Dear Father God; Thank you that you make all things new. Thank you for all that you’ve allowed into our lives this past year, the good along with the hard things, which have reminded us how much we need you and rely on your presence filling us every single day. We pray for your Spirit to lead us each step of this New Year. We ask that you will guide our decisions and turn our hearts to deeply desire you above all else. We ask that you will open doors needing to be opened and close the ones needing to be shut tight. We ask that you would help us release our grip on the things to which you’ve said “no,” “not yet,” or “wait.” We ask for help to pursue you first, above every dream and desire you’ve put within our hearts. We ask for your wisdom, for your strength and power to be constantly present within us. We pray you would make us strong and courageous for the road ahead. Give us ability beyond what we feel able, let your gifts flow freely through us, so that you would be honored by our lives, and others would be drawn to you. We pray that you’d keep us far from the snares and traps of temptations. That you would whisper in our ear when we need to run, and whisper in our heart when we need to stand our ground. We pray for your protection over our families and friends. We ask for your hand to cover us and keep us distanced from the evil intent of the enemy; that you would be a barrier to surround us, that we’d be safe in your hands. We pray that you would give us discernment and insight beyond our years, to understand your will, hear your voice, and know your ways. We ask that you would keep our footsteps firm, on solid ground, helping us to be consistent and faithful. Give us supernatural endurance to stay the course, not swerving to the right or to the left, or being too easily distracted by other things that would seek to call us away from a close walk with you. Forgive us for the times we have worked so hard to be self-sufficient, forgetting our need for you, living independent of your spirit. Forgive us for letting fear and worry control our minds, and for allowing pride and selfishness wreak havoc over our lives. Forgive us for not following your ways and for living distant from your presence. We confess our need for you…fresh…new…again. We ask that you make all things new, in our hearts, in our minds, in our lives, for this coming year. We pray for your refreshing over us. Keep your words of truth planted firm within us, help us to keep focused on what is pure and right, give us the power to be obedient to your word. And when the enemy reminds us where we have been, hissing his lies and attacks our way, we trust that your voice speaks louder and stronger, as you remind us we are safe with you and your purposes and plans will not fail. We ask that you will be our defense and rear guard, keeping our way clear, removing the obstacles, and covering the pitfalls. Lord, lead us on your level ground. We ask that you would provide for our needs, we ask for your grace and favor. We pray for your blessings to cover us, we pray that you would help us to prosper and make every plan that you have birthed in our heart to succeed. We pray that others would take notice of your goodness and could not help but to say, “These are the ones that the Lord has blessed.” Help us to be known as great givers, help us to be generous and kind, help us to look to the needs of others and not be consumed by only our own. May we be lovers of truth, may the fruits of your spirit be evident in our lives – your love, joy, peace, patience, kindness, goodness, faithfulness, gentleness, and self-control. Shine your light in us, through us, over us. May we make a difference in this world, for your glory and purposes. Set you way before us. May all your plans succeed. We may reflect your peace and hope to a world that so desperately needs your presence and healing. To you be glory and honor, in this New Year, and forever. In Jesus’ name, Amen.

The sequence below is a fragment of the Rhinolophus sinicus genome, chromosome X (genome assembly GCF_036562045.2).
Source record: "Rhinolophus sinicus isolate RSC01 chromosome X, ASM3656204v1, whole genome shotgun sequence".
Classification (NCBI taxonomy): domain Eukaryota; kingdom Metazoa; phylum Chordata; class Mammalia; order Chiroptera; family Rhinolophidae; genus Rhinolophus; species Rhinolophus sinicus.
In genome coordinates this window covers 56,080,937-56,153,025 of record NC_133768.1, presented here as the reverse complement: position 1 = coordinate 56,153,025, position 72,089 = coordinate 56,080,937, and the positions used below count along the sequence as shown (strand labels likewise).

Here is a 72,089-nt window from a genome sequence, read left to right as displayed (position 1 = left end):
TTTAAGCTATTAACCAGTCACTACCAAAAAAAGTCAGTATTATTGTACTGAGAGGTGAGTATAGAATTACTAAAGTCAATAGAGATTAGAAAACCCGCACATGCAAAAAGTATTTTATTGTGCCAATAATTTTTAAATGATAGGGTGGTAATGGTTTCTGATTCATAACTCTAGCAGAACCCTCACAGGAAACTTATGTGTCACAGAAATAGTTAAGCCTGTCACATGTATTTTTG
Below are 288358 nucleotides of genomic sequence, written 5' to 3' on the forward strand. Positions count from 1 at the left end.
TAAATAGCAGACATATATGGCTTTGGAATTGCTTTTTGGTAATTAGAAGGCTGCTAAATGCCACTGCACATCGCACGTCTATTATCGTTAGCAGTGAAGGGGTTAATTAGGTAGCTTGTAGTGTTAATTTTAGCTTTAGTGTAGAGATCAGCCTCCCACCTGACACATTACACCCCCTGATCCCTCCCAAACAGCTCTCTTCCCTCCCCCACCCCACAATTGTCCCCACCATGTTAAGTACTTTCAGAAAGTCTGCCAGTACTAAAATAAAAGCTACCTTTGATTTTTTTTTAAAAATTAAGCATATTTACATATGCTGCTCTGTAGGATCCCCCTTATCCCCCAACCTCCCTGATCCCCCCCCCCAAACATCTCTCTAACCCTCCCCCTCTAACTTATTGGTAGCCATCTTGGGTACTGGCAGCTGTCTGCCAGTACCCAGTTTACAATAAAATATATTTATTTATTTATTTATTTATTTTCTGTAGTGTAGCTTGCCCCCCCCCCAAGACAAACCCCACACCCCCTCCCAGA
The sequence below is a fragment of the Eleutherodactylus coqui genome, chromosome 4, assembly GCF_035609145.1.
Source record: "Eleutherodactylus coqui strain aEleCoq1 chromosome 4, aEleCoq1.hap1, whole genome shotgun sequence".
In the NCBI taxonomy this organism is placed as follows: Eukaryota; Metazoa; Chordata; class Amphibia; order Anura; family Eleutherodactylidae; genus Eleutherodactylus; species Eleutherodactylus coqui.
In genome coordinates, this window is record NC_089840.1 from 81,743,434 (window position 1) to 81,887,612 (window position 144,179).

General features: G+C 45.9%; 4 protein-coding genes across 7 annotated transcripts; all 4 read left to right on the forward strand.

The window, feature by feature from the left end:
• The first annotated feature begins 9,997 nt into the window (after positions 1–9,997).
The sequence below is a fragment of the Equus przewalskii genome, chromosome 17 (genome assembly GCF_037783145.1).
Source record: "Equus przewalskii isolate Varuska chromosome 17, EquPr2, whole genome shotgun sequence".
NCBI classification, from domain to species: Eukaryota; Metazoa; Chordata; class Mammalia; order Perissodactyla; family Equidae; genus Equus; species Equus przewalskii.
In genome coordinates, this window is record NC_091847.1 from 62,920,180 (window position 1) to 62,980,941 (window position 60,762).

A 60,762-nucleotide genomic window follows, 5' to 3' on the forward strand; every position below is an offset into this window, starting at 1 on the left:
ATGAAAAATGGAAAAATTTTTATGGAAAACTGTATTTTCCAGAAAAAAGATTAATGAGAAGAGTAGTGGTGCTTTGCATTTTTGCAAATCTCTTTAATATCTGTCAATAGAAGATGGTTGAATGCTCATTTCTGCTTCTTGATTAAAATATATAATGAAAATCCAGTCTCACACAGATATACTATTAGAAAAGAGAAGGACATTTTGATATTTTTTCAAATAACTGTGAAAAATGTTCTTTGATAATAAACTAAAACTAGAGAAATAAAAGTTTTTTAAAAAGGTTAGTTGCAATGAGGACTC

Subject: “The Lord’s Prayer” (Forgive us debts; as we forgive our debtors).